It’s true what they say: one thing leads to another.
You oversleep, so you’re late getting out the door. Because you’re late, you get stuck in traffic. Stuck in traffic means you don’t have time to stop for a cup of coffee before work. No coffee, you’re grumpy and you can’t focus. Can’t focus, and you make mistakes. And you know what happens when you make mistakes at work…
The good news is, you’re not alone. Others have messed up big, the difference being that their errors made headlines. Read all about them in “Scandalous!” by Hallie Fryd.
For as long as people have walked the Earth, boneheaded actions have traveled right alongside them. Even our most distant ancestors had their OMG! moments because public embarrassment sure wasn’t invented in the last decade.
The thing is, we’ve come to love scandal. It’s deliciously entertaining to watch people behaving badly and we feel smug when they’re caught. Without it, what would we talk about? Without it, half the magazines in existence wouldn’t be around.
But, aside from the gleeful schadenfreude we get when disgrace hits someone who deserves a comeuppance, bad behavior is a good thing: it has a way of changing the world and the way we look at it.
Take Upton Sinclair, for instance. His investigation of Chicago slaughterhouses was a big scandal at the beginning of the last century. People were aghast at what he found, and the Food and Drug Administration was created in response.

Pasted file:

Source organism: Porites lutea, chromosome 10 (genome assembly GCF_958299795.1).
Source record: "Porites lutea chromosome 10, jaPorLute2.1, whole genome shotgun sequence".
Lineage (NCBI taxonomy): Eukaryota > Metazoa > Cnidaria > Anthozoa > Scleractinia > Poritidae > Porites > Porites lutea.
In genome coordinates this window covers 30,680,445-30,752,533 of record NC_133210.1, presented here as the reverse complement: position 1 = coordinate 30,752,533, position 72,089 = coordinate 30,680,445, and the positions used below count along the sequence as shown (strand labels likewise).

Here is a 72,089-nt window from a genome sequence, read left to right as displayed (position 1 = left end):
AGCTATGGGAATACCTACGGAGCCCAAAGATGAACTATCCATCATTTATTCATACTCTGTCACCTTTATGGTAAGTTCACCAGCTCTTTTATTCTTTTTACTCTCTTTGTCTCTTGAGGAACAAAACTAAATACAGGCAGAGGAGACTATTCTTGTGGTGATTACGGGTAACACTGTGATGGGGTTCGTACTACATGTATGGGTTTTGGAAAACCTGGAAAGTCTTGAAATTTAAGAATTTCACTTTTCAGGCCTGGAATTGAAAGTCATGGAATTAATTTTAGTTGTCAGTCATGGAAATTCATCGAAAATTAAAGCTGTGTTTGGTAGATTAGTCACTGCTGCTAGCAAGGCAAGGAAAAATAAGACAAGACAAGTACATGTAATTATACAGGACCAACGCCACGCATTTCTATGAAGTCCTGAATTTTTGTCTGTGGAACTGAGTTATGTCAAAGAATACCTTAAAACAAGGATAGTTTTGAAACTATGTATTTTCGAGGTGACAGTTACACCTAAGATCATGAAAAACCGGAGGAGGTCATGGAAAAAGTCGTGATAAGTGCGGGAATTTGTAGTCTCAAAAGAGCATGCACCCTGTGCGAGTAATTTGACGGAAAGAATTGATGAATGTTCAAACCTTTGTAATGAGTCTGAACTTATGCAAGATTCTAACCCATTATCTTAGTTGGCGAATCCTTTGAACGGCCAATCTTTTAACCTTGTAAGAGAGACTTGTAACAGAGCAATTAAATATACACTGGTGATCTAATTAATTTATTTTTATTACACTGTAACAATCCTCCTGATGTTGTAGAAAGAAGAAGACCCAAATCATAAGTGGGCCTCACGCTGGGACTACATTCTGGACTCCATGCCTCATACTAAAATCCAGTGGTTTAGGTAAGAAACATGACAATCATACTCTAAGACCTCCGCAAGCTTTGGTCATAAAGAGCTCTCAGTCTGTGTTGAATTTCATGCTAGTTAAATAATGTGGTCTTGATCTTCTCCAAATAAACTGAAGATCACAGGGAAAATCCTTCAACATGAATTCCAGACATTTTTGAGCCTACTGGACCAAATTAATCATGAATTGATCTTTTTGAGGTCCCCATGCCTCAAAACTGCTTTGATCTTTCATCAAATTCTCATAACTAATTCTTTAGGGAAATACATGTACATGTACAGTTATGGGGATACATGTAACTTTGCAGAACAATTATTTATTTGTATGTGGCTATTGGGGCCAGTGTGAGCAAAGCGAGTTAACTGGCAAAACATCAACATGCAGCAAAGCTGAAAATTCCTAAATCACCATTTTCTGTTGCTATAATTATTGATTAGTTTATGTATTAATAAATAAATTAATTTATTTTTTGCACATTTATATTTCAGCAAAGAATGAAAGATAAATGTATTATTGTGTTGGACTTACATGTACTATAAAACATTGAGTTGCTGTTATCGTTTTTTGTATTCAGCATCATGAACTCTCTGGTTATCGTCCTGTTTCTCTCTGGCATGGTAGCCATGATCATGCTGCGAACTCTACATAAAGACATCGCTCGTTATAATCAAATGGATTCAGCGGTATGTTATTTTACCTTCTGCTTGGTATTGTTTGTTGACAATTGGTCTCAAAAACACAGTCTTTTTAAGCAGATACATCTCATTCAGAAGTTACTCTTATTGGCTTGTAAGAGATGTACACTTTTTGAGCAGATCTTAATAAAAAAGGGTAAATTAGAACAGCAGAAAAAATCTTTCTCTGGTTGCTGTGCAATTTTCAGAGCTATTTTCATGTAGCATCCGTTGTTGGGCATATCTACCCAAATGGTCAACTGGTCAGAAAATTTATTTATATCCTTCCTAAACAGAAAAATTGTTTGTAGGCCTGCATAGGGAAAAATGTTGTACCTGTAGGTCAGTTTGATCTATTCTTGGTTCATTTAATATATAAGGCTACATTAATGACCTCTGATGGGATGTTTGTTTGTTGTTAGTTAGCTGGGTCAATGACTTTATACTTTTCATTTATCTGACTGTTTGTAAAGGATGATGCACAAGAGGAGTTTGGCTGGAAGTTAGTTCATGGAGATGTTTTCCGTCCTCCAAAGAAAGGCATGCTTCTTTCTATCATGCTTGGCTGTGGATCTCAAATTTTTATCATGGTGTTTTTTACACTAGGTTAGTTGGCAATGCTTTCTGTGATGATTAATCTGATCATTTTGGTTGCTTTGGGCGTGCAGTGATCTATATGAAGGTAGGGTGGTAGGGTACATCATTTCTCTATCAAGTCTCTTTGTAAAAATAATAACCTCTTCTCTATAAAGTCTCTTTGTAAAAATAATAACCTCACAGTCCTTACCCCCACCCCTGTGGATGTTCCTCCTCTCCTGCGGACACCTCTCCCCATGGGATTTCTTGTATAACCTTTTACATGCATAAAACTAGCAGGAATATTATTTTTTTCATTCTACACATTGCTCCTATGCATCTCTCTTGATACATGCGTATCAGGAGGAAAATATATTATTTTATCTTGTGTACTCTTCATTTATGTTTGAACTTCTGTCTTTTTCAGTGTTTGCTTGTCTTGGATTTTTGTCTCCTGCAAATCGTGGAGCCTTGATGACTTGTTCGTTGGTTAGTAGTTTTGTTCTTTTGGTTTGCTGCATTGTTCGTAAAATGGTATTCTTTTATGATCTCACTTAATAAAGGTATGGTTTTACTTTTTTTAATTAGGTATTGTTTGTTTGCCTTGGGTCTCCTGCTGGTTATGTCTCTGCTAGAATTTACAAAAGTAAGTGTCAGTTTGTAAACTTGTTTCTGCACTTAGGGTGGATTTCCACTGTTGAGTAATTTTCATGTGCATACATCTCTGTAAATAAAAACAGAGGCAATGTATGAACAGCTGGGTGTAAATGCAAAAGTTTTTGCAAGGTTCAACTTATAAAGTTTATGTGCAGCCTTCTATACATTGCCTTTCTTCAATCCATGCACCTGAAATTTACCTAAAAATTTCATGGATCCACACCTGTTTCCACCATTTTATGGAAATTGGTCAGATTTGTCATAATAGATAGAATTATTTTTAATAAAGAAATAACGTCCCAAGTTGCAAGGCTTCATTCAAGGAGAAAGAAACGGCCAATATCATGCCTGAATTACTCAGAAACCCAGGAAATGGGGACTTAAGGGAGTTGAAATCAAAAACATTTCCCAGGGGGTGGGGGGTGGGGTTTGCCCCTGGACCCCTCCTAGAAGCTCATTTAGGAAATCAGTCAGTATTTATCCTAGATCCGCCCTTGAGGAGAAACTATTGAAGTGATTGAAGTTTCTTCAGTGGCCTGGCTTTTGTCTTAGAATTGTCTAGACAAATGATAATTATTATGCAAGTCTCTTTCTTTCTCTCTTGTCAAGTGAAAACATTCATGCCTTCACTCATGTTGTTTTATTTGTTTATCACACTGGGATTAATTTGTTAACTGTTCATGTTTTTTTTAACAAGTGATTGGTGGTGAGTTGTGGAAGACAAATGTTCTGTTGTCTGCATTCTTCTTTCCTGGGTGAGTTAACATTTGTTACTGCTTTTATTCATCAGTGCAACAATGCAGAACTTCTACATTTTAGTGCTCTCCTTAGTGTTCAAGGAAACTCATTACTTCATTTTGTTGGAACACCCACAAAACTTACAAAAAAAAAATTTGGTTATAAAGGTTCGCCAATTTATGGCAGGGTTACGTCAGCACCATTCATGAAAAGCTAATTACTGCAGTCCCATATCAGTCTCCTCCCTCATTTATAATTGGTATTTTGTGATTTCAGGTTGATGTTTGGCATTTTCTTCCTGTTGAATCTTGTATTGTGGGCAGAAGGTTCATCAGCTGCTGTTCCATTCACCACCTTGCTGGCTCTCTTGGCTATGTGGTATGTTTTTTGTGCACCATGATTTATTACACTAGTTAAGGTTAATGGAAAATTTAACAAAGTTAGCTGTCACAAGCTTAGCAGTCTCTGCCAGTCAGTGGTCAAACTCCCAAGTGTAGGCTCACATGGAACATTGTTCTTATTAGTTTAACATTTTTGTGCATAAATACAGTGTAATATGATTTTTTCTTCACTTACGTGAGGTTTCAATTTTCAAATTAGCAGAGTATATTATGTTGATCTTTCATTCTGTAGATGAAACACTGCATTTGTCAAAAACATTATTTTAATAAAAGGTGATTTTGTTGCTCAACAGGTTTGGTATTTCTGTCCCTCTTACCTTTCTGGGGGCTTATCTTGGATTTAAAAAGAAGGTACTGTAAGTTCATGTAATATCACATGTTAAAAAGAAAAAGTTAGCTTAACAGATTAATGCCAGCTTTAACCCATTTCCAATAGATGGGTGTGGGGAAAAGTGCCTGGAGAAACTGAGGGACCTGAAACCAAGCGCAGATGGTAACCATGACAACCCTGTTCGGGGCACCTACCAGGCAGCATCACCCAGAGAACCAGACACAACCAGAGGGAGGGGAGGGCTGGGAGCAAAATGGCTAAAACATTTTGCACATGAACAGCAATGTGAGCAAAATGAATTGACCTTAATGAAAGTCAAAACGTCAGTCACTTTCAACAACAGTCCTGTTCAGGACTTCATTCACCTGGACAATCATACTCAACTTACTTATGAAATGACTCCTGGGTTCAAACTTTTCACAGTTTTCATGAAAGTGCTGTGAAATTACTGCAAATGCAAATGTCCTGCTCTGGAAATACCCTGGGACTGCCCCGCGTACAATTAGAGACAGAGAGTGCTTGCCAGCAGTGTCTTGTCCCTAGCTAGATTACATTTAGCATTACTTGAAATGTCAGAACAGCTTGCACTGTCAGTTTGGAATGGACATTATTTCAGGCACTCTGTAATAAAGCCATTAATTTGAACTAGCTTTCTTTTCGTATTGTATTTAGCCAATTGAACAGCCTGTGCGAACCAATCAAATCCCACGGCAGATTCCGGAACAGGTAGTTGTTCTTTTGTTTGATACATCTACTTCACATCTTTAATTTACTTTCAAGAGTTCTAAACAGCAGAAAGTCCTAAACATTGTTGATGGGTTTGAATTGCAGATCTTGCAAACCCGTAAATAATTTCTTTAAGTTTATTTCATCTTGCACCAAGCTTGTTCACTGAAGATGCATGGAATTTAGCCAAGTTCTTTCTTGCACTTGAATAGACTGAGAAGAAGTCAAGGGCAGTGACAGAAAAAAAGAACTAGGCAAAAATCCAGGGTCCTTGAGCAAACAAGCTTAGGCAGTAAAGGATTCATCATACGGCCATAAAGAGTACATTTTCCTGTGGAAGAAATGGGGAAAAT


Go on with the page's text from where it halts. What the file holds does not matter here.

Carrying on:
If it wasn’t for the Quiz Show riggings, we wouldn’t have “game” shows. If not for “The Black Sox” scandal, Pete Rose would’ve been free to bet on baseball. Had Fatty Arbuckle not met Virginia Rappe, we might not have ratings for movies. Paternity cases would be different, if not for Charlie Chaplin’s gasp-worthy actions. No Elvis the Pelvis on TV, no rock & roll. Even gossip mags themselves sprang from the gossip mill.
We pay more attention to criminal proceedings because of scandal. We are more aware of government abuses, racism, and sexual harassment. It’s even taught us to spot cheating, hypocrisy, lies, and… more scandal.
Can’t get enough of the tabloids? Do you Tivo TMZ? Then absolutely don’t miss “Scandalous!” because it’s devilish enjoyment.
But don’t think for a minute that it’s fluffy. Author Hallie Fryd includes some serious information in this book. Sure, she dishes the dirt in detail, but she also makes the scandal relevant to today’s world by explaining “why we still care” and how it’s affected modern culture and politics. Then she goes even further in sidebars with related scandals from other times.
That, and the pictures make this a fun book to read. What makes it valuable, though, are the tidbits of history and some I-did-not-know-that factoids that will appeal to even the most celebrity-avoiding readers.
“Scandalous” is a great book for older teens, and adults will learn a lot from it, too. If you’re in need of a shockingly good read, this book will lead you right to it.